Superior Broad Spectrum icon of four blue circles arranged in a venn diagram

cbdMD Superior Broad Spectrum 

cbdMD does things a little differently than most other CBD companies. After wondering for years how to solve the problems of consistency and purity when it comes to broad-spectrum CBD, they finally cracked the code with their proprietary “Superior Broad Spectrum” formula.


Creating Superior Broad Spectrum products is a complex process that can be summed up rather simply. First, they use an ethanol CBD extraction process to create pure CBD isolate. From there, a complex purification process known as “flash chromatography” is used to create isolated forms of two other widely regarded cannabinoids, CBG and CBN.


The next step is to carefully combine those cannabinoids, along with select terpenes, in a predetermined ratio to assure that every batch of Superior Broad Spectrum CBD is exactly the same as the last. 


Because of this complex, multi-step process, cbdMD is able to offer a consistent, reliable formulation every time.

Light-haired woman in white shirt stands in a field of cannabis plants with clipboard and pen

What to Look For When Buying CBD Oil

Now that we’ve extensively covered the different processes and decisions that go into CBD production and answered a variety of questions ranging from “How is CBD oil made?” to “Where does CBD come from?” and “How is CBD extracted?” The next thing most people will want to know is what to look for when buying CBD oil.


So to make the decision-making process simpler, let’s quickly cover the three most important things to look for when buying CBD oil online. 

1. Production

How and where is the CBD you’re looking to purchase produced? This may seem like a strange question, especially for a beginner, but it’s easily one of the most crucial questions to ask.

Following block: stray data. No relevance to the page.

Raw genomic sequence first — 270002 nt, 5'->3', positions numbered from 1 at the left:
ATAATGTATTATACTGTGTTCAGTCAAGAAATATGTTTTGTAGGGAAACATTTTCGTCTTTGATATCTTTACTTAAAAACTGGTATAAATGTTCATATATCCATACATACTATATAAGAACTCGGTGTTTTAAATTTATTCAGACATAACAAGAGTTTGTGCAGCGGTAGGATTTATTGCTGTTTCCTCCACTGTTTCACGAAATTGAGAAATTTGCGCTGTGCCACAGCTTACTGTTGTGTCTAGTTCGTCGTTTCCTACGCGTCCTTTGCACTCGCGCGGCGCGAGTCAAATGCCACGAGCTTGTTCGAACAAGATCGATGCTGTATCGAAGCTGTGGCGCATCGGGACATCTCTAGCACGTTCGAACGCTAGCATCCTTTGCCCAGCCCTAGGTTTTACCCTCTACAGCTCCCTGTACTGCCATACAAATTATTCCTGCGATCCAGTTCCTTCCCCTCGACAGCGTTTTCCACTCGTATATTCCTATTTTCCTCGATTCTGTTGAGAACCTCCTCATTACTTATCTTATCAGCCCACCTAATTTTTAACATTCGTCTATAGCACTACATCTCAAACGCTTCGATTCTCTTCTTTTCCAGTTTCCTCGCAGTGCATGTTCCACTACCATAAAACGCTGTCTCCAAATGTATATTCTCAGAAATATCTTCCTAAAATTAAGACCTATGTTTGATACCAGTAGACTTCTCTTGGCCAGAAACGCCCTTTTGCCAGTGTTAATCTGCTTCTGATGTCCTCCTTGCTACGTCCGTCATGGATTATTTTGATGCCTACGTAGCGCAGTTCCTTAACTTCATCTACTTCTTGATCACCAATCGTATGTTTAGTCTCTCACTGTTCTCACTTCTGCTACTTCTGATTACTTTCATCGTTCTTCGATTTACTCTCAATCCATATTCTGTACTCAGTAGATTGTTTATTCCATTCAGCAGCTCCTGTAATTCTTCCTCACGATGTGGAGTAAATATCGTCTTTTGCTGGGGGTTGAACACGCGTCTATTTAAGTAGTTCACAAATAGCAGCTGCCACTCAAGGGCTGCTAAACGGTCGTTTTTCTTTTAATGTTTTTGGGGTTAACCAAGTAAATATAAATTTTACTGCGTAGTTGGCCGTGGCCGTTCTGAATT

That’s because many CBD companies attempt to cut costs by purchasing hemp extracts from overseas, where the level of quality control and regulation of hemp farming can be much more lax depending on the country. And while, more often than not, these products will be fine, there is always the possibility of residual pesticides or solvents that haven’t been entirely removed.


Because of that possibility, it is strongly suggested that you only purchase CBD products made from USA-grown hemp to ensure that you are always getting the absolute highest-quality hemp-based products on the market.

Man wearing safety glasses, hair net, face mask, and gloves stands behind in lab coat and drops oil into tincture bottle

2. Testing & Transparency

Closely related to the importance of high production standards is the importance of third-party testing and, perhaps most importantly, transparency.


Anyone can claim to use the freshest, pesticide-free hemp in all of their products, but how can you really be sure of that? Lab results – that’s how. 


Any reputable CBD brand will be very forthright and transparent when it comes to the results of third-party lab testing, which typically means that their Certificates of Analysis (sometimes simply called “Lab Results”), will be freely available somewhere on their website.